Art. It's that one subject that always gets cut out when time gets short. But, it's that one subject that I always say is going to be a priority in our schooling. Why does it get pushed aside? Usually it's because it takes work on my part to come up with a project, put everything together, and instruct how to do the project. And by the end of the week I am just all tapped out. Enter ARTistic Pursuits.
The kids and I had an opportunity to review Early Elementary K-3 Book One: An Introduction to the Visual Arts, newly expanded and revised 3rd Edition. We were able to complete four lessons in the time period allowed. We received a spiral, soft-bound book containing all lessons, supply lists for each lesson (contained in the front of the book), and instructions for 36 lessons. The book also included many master works. This particular book of lessons is intended for children in grades K-3 (ages 5 and up). My children, who participated in the review and completed the lessons, are age 9 and 7.
Specific supplies must be utilized and purchased, if not already in the home. They can be purchased from the ARTistic Pursuits website, or from a company called Blick (recommended by ARTistic Pursuits), or purchased independently. We received the full list of supplies and then just purchased them from a couple of different art supply and craft stores in our area. There were a couple of times that we veered from the recommended brand of art supply, but I do not believe that it affected our ability to complete the lessons.
This particular edition is divided into three sections: What Artists Do, What Artists See, and Where We Find Art.
- What Artists Do: this section's "activities broaden the child's awareness of the world he or she lives in. The child explores drawing and painting ..."
- What Artists See: "The child explores collage, paper works, drawing and color mixing."
- Where We Find Art: this section "looks at art in caves, pyramids, cathedrals ... [and] uses ... chalk pastels, oil pastels, clay, and paper works."
ARTistic Pursuits' Philosophy About Teaching Art (from their website):
The Artistic Pursuits program presents both the expressive and the technical aspects of art in an age-appropriate manner. Children are curious and expressive from the start. We work with those interests to teach them to observe more closely. Skills develop as each child observes nature and enjoys the process of creating.
How This is Done
- Each lessons starts with a brief introduction to the concept being taught in that lesson.
- The next section is called "Look at ...." which provides a piece of master art that coincides with that particular lesson and gives questions for brief discussion.
- Then finally the project is introduced by written instructions and illustrations, and contains the specific materials list for that project.
- There is finally a "Student Gallery" box that contains an example of a real-life child's finished project.
How We Used the Curriculum
As we typically do designated "art" once per week, usually on Fridays, we included it in our regular Friday subject rotation, usually in the afternoons.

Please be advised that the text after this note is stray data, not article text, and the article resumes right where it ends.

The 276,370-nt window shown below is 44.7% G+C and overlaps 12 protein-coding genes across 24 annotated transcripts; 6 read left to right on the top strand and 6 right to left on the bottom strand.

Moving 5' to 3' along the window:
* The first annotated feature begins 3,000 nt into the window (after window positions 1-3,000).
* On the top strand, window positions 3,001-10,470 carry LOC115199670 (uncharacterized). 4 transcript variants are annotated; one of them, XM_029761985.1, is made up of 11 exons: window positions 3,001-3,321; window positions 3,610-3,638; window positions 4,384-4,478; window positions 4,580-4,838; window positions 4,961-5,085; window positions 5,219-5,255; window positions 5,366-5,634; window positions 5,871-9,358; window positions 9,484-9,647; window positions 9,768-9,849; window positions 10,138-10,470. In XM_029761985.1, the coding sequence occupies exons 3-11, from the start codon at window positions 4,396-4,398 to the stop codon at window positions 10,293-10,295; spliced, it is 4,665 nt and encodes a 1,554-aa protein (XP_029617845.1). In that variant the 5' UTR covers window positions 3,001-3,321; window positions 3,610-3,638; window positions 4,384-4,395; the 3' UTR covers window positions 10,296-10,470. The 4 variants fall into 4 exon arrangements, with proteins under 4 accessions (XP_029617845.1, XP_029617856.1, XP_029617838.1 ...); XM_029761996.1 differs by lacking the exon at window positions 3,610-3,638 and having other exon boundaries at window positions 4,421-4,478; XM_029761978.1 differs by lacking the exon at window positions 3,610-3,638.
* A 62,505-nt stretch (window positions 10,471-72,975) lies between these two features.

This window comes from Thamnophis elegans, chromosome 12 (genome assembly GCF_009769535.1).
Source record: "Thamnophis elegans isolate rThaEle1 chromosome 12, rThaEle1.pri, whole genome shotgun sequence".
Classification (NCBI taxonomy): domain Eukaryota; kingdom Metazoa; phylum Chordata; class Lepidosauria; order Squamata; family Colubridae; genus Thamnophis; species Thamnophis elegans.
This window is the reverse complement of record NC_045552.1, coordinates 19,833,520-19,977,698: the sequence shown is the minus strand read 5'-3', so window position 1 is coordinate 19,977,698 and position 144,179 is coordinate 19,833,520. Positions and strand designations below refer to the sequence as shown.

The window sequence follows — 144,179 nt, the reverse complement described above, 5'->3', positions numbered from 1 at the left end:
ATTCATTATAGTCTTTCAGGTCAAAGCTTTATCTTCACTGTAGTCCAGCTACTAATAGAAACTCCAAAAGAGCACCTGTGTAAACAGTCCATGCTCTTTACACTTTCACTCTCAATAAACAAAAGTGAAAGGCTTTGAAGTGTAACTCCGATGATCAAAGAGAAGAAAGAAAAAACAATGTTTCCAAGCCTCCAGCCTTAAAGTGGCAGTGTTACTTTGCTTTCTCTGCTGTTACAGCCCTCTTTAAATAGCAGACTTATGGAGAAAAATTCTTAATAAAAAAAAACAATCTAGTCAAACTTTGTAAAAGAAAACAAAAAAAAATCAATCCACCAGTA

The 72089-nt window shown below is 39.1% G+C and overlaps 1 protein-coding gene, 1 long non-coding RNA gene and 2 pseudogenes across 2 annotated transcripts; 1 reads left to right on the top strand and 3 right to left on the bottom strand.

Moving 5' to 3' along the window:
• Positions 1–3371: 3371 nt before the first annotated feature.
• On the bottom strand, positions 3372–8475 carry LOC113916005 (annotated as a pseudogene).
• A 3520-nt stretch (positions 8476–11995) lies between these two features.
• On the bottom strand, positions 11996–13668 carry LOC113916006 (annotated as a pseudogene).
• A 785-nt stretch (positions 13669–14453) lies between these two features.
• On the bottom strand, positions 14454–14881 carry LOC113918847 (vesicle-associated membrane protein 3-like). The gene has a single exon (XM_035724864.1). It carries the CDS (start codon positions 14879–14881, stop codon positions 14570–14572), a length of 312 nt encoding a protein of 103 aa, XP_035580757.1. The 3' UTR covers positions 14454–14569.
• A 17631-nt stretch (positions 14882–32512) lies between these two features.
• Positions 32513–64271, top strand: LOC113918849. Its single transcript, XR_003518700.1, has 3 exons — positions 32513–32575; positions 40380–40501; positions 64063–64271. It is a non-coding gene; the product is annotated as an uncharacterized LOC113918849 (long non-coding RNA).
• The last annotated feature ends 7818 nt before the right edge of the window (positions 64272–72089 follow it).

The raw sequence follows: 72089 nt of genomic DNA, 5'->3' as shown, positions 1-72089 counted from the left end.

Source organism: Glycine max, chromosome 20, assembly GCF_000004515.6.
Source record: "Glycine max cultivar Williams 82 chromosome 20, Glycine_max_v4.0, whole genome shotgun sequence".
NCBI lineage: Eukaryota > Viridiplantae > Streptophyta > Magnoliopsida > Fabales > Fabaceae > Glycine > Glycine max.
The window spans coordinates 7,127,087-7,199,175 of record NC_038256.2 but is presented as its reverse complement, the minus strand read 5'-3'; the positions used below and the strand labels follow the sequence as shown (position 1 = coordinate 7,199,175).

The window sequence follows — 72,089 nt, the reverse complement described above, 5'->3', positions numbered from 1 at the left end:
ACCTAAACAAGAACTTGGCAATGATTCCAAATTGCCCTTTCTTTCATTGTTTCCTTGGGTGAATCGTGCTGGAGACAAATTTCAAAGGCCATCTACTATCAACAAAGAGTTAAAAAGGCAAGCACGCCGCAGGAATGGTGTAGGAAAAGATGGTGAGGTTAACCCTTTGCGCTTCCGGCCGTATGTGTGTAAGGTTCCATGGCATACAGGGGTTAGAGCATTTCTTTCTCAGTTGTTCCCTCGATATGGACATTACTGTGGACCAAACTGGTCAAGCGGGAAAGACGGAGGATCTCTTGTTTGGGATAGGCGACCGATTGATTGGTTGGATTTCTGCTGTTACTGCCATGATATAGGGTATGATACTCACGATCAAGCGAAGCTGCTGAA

I got out all the supplies. We read the introduction and discussed the master art provided in the "Look at ... " lesson. Then after a brief set of instructions, I allowed the kids to create their pieces of art.
Basically, I just got out the supplies and followed the instructions, then let the kids do their creating. It was that simple.
Other than the initial gathering of the supplies, this curriculum was like receiving an entire art program in a box. It is simple, concise, enriching, and fun. My kids really enjoyed the lessons they completed, and were excited to use some new mediums like watercolor crayons and ebony pencils.
|Their object to sketch in Lesson 3|
They did have a little trouble coming up with their own ideas for their projects, so we just brainstormed. They are used to having their subject matter presented for them as part of the art lesson or unit we are studying, so coming up with their own ideas was a new concept for them.
Since the end result of the projects was pretty open-ended, I had a little trouble (as a Type-A mom) keeping from telling them how to do things to make their projects "better". We are just used to doing projects that are intended to end up looking a certain way, so these projects were a real stretch for us ... which was a good thing!
|Brynne - Age 7|
|Eli - Age 9|
I do think that the curriculum was a little more of a serious art program than what we are used to doing, which again is a good thing.
Overall I enjoyed the curriculum from a teaching perspective because it was simple in it's instructions and allowed my children to use what they learned in the lesson to build on their creativity.
ARTistic Pursuits Early Elementary K-3 Book 1: Introduction to the Visual Arts can be purchased at the ARTistic Pursuits website for $47.95.
They also have other volumes for K-3, as well as volumes for the age group of 3, 4 and 5, Grades 4-5, 6-8, and 9-12. As you can see, there is something for everyone.